New Nano Step Makes Purifying Silicon Cheap

by Julie S. on November 3, 2015

New Nano Step Makes Purifying Silicon CheapWhile Silicon is the second most abundant element on earth, it’s usually not refined enough naturally for integrated circuits and solar cells. Silicon can be purified, but it’s expensive, dirty and not optimized for battery electrodes, thermoelectrics and solar cells. Now scientists from Nanjing University and Stanford University have developed a simple and inexpensive method to get 99.999 percent pure silicon from bulk ferrosilicon.

Nearly photovoltaic grade silicon starts with bulk silicon, which is milled to a nanoscale powder and purified with a strong mix of acids. The acids strip away oxygen and metal impurities, converting the material from 84 percent silicon by weight to 99.999 percent. This acid etching method has been around since WWII, but the method never received high purity because the particles have only just now been reduced to nano size. For this reason, a more expensive process for producing high purity—99.9999999—became the standard.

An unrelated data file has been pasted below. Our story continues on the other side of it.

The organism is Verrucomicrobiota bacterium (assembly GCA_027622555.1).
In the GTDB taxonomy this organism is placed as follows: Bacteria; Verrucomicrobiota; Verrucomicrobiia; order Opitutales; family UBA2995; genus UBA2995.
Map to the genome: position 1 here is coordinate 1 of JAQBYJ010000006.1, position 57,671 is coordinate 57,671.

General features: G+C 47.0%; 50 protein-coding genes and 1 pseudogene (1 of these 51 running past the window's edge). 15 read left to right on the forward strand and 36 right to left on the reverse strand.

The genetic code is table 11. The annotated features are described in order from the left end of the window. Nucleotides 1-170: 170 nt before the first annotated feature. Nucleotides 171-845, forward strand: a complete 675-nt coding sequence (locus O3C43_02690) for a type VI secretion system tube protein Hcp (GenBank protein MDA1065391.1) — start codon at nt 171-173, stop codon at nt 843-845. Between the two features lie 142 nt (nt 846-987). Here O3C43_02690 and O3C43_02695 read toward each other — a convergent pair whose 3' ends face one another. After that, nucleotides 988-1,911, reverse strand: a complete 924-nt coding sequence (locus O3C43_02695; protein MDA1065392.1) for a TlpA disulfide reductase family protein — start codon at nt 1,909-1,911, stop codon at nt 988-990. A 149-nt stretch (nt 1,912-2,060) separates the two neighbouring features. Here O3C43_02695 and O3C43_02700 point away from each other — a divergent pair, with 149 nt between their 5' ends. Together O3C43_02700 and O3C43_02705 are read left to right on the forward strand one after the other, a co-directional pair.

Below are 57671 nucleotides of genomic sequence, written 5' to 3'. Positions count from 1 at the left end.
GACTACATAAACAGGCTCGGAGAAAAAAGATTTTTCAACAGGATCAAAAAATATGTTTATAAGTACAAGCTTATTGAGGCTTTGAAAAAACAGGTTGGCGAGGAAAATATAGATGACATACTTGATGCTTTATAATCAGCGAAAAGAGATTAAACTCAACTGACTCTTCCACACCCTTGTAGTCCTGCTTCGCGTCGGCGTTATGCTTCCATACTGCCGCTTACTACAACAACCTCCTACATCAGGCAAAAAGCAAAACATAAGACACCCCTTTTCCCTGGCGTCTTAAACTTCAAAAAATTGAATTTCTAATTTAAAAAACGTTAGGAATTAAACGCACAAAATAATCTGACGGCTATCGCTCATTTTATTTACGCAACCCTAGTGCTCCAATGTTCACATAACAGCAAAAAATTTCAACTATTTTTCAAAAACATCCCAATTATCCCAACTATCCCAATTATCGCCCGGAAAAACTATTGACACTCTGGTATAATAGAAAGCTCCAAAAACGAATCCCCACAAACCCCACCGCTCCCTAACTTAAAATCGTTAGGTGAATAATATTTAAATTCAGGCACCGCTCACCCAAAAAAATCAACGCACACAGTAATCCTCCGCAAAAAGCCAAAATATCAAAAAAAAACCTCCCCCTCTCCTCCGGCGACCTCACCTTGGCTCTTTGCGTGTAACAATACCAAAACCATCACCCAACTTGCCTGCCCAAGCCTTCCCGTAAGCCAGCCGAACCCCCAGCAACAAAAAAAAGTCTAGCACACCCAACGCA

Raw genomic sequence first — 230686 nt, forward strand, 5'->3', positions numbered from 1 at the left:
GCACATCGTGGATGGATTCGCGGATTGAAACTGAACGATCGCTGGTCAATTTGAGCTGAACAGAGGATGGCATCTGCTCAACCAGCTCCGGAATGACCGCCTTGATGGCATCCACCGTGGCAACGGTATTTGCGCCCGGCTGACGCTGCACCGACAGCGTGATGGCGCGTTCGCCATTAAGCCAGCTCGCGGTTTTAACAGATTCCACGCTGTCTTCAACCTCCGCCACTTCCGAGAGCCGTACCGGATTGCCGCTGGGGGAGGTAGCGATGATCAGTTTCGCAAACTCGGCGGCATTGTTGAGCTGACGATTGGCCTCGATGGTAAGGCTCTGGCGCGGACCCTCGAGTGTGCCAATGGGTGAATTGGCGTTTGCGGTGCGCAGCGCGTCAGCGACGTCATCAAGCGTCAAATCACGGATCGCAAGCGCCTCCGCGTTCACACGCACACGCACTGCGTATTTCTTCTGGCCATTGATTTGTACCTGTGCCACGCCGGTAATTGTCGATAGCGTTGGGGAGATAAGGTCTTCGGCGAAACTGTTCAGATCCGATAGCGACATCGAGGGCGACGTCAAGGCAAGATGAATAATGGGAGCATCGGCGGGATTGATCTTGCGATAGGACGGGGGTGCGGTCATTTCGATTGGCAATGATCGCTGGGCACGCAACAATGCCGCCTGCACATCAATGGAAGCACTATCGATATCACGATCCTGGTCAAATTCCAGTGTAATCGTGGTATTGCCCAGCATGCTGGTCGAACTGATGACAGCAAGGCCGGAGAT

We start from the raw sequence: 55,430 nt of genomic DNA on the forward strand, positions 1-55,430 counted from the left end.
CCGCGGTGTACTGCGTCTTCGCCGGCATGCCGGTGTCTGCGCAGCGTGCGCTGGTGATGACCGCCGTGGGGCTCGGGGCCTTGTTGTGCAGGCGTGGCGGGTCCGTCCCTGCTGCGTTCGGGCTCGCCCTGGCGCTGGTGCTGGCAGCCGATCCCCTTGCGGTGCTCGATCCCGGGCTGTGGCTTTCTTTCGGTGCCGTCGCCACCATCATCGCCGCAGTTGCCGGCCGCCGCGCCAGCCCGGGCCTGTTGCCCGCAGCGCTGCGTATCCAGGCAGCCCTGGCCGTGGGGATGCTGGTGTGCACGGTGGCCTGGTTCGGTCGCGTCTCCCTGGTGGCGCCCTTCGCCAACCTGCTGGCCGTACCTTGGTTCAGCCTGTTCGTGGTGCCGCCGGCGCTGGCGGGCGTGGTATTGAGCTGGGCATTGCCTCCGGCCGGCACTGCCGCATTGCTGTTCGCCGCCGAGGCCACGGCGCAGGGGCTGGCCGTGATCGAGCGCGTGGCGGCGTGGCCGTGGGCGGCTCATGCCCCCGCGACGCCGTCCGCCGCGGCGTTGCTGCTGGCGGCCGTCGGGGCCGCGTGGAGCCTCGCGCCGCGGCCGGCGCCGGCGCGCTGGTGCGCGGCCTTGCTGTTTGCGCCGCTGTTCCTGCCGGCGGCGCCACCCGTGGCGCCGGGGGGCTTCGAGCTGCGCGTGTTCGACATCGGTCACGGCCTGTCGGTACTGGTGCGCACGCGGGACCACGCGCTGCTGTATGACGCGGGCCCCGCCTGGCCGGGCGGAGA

The new, inexpensive method isn’t this pure, which means it isn’t pure enough for today’s integrated circuits; however, it can achieve the level of purity needed for thermoelectric devices and battery electrodes. The process for making silicon that’s 99.999 percent pure or “five nines” costs about $1 per kilogram.

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